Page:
There will never be the perfect time. If you want to do something, do it. When I decided to sign up for my first Ironman, my oldest son had just turned two and my youngest was four months old. I think the initial reaction from others was that I was nuts. But the way I viewed it, that was my window – it was the best shot I was going to get at it for a while. There will never be a perfect time to train for an Ironman – it’s exceptionally time consuming and there will always be family, commitments and work to make it hard to train.
I felt that it wasn’t the ideal situation but that it would be easier at that point than the point I am at now – working full time out of the house and weekends full of soccer, basketball and fun activities for the boys.
When things get hard, take a deep breath and find comfort in the discomfort. Ironman training took me out of my comfort zone more than any other activity had ever before. I didn’t understand fatigue or exhaustion until that training cycle and that race.
There will always be hard moments – whether in a marathon, an Ironman or in life. Your path is not going to be smooth sailing the whole time. Accepting the hard moments and learning to get through them are what make your journey a success.
After making it through fairly well on the swim and bike, my stomach began cramping at mile 10 of the marathon. I couldn’t wrap my head around the idea of 16 more miles in the state I was in.
There was more than one occasion where I took a deep breath and focused on what I could control – which in some moments was simply just putting one foot in front of the other.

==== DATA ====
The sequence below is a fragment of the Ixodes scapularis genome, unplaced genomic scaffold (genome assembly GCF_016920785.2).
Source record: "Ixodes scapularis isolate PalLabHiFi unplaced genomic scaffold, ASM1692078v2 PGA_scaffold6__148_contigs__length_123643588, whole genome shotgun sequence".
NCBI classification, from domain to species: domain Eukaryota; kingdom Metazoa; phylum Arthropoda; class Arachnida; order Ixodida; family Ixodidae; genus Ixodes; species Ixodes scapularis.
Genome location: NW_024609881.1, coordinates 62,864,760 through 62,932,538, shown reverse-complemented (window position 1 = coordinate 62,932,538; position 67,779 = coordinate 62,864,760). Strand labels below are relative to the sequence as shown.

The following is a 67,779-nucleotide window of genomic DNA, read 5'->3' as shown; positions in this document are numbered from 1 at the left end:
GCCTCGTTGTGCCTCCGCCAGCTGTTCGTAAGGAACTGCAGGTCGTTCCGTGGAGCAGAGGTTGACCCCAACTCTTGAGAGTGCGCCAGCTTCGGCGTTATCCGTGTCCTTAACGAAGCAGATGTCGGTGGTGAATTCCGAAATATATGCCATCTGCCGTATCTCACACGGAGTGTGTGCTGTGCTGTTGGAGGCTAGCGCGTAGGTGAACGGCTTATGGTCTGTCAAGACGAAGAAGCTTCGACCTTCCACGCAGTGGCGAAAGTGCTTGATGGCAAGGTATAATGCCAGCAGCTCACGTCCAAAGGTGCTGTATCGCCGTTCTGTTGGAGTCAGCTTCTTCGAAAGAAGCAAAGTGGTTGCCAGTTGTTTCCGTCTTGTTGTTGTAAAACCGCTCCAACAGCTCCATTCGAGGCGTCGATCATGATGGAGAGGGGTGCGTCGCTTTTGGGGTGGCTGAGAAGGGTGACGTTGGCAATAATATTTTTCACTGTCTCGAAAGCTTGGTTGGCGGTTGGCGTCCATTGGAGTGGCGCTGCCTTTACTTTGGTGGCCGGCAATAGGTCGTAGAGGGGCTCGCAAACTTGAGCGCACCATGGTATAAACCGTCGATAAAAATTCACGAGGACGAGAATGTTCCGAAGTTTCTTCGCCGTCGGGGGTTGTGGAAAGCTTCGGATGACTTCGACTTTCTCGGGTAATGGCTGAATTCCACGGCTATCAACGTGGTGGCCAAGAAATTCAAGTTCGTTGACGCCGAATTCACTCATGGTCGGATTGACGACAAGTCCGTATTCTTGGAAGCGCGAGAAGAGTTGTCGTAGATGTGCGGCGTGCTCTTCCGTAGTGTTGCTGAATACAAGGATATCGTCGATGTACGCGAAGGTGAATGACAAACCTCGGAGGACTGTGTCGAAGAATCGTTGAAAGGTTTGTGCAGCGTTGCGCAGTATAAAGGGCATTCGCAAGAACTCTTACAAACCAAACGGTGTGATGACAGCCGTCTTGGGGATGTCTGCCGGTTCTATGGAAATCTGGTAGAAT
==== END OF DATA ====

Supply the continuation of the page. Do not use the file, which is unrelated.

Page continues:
The only journey you should worry about is your own. In this day and age, it’s so easy to compare yourself with others. Social media makes it so easy with hashtags to follow along the training of others who are doing the same race.
Don’t get caught up in the comparison game. Not only will it psych you out on race day, but in your mind it will diminish the work that you put in to get there – which is not fair to you.
It’s also not important to look at the path that other people have taken to get to where they are now. Just because they did x, y and z, in that order, doesn’t mean that you even need to concern yourself with them. I had never done a triathlon before – yet I signed up for an Ironman. People probably side eyed me and thought I was being crazy. But just because their path was different or that my path was different from the supposed “correct” path, didn’t mean that I was wrong.
Everyone’s path is different. Be proud of your own. Focus on yours alone. And celebrate reaching the end of your path.
You can read my recap from my Ironman day here!